How to Expand Your Offerings

January 2002
by John Huenefeld

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It is often possible for publishers to serve some of the informational needs of their target audiences without contracting for original writing or translations. This essentially involves finding someone else who’s already created a useful information package in another format or medium (or even simply a prior edition) and then obtaining rights to offer it to your audience in some specified way — as a book, a portion of a book, an item in your catalog and/or a future adaptation in another medium.

The most obvious use for previously created material is in an anthology. It behooves the conscientious publisher to maintain a quick-reference bibliographic database of journal articles, speeches, conference papers, research reports, and other archived writings that might be combined selectively into anthologies as certain topics acquire new relevance.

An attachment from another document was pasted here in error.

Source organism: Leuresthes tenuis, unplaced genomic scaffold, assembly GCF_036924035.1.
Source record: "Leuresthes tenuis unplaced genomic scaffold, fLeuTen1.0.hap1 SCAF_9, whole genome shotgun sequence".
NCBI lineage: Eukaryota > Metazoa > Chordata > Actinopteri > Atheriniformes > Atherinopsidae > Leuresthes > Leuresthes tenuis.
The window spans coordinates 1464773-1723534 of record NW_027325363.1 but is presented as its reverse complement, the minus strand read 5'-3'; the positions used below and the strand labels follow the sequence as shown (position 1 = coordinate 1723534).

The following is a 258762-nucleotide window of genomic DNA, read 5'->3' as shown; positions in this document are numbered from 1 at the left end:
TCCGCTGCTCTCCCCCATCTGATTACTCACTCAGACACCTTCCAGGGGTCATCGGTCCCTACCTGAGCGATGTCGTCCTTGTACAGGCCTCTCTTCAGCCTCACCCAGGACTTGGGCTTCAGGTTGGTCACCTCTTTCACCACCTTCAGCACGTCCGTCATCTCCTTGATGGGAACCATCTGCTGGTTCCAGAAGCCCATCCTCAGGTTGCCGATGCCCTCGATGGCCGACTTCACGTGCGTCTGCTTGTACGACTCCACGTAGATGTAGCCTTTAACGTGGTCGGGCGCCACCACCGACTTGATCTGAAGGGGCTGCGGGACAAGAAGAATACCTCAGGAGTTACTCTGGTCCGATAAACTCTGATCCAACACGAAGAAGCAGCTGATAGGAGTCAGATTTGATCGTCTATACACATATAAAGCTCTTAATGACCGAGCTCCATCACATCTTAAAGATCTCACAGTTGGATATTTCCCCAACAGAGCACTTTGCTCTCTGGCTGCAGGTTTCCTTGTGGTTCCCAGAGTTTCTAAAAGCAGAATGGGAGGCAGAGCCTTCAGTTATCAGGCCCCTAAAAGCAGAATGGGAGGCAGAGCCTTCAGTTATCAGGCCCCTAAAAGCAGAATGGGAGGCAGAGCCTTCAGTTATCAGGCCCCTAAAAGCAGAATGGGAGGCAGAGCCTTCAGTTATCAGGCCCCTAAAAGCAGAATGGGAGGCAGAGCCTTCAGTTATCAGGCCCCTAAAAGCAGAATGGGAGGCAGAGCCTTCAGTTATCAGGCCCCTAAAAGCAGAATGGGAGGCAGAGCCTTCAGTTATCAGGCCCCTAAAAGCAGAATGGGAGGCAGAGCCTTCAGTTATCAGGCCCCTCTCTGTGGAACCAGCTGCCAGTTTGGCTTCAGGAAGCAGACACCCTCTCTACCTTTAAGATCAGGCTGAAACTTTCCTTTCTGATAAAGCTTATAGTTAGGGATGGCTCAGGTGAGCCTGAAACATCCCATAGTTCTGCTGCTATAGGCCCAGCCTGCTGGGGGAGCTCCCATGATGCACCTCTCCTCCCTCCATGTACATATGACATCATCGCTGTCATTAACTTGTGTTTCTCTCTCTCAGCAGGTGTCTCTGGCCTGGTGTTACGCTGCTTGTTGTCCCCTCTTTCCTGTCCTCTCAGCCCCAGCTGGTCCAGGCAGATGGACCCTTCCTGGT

Those databases should include brief summaries of chapters in other publishers’ books that bear on your subject area. Most publishers are fairly agreeable about licensing usage of single chapters from their books. But (as with most sources of previously used materials) you should bear in mind that the license will normally limit your use to that anthology and not give you the right to re-license translations, media adaptations, etc.

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A systematic program of identifying anthology components and negotiating with the authors, publishers or other rights owners for re-publication rig…IBPA Members – Click here to view the full article (login required).

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